The whys and wherefores of short-time work: Evidence from 20 countries

From a new VOX post:

“Short-time work schemes are a fiscal stabiliser in Europe. Between 2010 and 2013, they were used by 7% of firms, employing 9% of workers in the region. This column uses ECB data to show that firms use the schemes to offset negative shocks and retain high-productivity workers. High firing costs and wage rigidity increase the use of short-time work, which in turn reduces the fall in employment brought on by a recession.”

“STW clearly shelters individual workers or firms from the worst effects of recessions. The question of whether it has a significant aggregate impact is the focus of several country-specific papers (Balleer et al. 2016, for Germany, is one example).

To answer this question using the WDN3 data, we divide countries and sectors into those with high levels of STW take-up (in which more than 10% of firms use STW in the country-sector) and those with low levels (in which fewer than 1% of firms use STW). Using Eurostat data on employment and output per sector from 2008-13, we then estimate the response of employment to falls in output for high- and low-STW sectors.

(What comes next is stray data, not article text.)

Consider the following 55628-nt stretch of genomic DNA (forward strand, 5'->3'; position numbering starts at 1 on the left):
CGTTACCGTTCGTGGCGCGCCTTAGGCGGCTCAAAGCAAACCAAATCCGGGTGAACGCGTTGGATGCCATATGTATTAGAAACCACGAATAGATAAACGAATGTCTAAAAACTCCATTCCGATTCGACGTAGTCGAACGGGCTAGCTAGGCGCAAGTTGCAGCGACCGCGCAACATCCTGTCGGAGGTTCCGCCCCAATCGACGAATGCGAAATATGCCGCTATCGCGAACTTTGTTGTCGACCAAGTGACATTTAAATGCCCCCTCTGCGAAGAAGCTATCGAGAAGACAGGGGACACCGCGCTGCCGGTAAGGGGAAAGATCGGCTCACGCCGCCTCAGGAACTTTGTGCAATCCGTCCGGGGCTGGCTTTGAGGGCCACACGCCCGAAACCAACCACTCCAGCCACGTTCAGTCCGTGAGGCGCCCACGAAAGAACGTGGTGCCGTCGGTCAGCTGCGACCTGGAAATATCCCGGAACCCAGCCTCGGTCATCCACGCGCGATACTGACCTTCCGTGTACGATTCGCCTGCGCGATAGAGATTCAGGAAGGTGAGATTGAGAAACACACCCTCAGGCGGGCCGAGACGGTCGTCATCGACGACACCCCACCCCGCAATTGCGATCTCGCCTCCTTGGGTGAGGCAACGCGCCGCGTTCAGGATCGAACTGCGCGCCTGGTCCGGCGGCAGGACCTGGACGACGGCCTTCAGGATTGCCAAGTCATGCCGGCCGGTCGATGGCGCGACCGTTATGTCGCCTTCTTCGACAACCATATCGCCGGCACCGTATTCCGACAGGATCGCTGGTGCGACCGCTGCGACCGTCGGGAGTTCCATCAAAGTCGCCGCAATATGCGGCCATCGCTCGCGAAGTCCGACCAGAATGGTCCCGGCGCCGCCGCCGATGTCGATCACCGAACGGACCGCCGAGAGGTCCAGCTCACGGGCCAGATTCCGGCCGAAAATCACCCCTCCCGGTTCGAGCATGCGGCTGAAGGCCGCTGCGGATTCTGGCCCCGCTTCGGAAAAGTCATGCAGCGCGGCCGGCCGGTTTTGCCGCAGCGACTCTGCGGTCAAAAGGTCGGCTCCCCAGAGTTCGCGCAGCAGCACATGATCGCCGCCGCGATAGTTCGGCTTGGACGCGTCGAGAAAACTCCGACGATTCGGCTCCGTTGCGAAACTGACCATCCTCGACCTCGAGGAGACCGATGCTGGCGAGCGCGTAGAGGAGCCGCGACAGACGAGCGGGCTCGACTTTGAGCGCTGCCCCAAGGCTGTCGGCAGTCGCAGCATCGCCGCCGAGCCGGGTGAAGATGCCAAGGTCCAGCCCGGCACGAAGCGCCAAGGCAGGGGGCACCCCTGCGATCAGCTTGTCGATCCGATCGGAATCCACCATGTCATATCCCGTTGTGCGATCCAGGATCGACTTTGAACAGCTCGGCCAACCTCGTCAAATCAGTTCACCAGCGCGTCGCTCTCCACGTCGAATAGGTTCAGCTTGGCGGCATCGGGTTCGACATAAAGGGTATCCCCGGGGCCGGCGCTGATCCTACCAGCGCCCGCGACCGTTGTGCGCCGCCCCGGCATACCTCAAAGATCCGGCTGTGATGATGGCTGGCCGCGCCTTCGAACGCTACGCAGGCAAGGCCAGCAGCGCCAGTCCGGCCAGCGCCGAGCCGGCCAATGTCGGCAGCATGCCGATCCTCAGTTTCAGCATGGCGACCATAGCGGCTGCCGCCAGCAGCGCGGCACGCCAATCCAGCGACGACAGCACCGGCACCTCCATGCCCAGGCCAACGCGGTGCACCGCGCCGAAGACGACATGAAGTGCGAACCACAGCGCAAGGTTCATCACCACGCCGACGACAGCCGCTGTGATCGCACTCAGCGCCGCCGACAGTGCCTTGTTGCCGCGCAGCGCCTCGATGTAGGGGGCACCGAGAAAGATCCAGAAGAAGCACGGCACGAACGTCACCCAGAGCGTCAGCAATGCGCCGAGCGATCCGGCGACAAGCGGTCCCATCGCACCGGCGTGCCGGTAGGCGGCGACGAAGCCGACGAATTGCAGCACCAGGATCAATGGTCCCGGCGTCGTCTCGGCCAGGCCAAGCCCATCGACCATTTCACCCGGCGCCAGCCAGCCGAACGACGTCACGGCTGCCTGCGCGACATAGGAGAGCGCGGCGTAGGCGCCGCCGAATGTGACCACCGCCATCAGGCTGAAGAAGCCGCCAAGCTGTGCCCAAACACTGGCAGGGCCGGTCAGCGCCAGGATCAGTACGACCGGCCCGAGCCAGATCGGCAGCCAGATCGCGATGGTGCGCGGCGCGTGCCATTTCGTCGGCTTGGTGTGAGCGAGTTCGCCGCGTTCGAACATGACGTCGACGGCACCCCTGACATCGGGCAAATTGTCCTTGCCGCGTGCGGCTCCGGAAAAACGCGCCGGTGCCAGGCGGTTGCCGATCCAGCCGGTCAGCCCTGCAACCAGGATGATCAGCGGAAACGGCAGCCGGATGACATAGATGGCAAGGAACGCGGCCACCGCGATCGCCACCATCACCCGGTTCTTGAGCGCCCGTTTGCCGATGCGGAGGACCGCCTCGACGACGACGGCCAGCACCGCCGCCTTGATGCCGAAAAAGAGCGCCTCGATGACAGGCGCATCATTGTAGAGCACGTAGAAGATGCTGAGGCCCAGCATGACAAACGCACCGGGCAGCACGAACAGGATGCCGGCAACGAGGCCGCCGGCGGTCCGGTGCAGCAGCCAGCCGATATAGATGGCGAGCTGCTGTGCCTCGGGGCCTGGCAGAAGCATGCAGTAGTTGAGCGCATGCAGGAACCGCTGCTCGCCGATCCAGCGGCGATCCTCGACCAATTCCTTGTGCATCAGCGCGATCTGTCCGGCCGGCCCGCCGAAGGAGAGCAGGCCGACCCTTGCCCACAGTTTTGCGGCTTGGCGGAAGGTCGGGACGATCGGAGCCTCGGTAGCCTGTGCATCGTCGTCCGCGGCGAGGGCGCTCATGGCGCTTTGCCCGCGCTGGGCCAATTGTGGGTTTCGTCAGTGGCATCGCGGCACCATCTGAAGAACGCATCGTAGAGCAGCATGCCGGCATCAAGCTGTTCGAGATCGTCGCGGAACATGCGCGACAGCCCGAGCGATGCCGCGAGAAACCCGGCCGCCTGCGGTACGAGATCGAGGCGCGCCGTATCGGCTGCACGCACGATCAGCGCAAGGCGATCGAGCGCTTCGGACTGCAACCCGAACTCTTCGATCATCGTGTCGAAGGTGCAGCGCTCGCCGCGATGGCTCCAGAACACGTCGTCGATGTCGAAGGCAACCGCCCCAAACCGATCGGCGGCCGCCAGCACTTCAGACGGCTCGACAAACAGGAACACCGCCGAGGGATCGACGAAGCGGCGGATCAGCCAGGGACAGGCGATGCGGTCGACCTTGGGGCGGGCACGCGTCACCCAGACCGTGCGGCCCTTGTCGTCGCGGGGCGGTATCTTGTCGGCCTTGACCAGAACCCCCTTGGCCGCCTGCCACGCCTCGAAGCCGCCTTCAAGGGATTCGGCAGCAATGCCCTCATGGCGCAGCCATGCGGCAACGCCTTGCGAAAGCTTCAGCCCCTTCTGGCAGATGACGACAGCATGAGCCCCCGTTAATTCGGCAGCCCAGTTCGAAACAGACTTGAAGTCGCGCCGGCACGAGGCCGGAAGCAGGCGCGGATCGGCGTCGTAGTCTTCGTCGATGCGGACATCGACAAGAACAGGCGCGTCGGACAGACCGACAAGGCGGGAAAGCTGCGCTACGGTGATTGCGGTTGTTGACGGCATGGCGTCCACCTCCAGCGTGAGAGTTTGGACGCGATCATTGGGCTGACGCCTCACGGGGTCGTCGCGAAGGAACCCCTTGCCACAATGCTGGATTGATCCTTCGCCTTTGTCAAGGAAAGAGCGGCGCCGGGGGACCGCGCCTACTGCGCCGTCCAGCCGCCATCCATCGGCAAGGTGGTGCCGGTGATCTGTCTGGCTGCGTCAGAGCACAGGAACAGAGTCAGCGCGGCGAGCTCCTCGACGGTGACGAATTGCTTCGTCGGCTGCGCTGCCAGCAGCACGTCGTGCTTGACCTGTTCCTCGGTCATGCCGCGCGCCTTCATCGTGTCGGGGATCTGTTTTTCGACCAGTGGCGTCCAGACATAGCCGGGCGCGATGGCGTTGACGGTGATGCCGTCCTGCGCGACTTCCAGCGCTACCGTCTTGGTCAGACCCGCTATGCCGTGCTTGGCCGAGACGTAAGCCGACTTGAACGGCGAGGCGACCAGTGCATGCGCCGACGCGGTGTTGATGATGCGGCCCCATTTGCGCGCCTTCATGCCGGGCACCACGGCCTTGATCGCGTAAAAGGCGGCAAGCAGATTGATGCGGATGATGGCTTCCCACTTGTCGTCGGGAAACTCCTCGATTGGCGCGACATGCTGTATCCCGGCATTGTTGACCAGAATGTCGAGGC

Figure 5 shows the results in the form of the responses of employment to a 1% fall in output. The fall in employment is considerably lower for high-STW sectors, where it peaks at 0.12% after three to four quarters. In low-STW sectors, by contrast, the employment fall peaks at the much higher level of almost 0.40%,after just two quarters. This suggests that STW can have significant aggregate effects, smoothing changes in overall employment through the cycle.”

Posted by at 9:46 AM

Labels: Inclusive Growth


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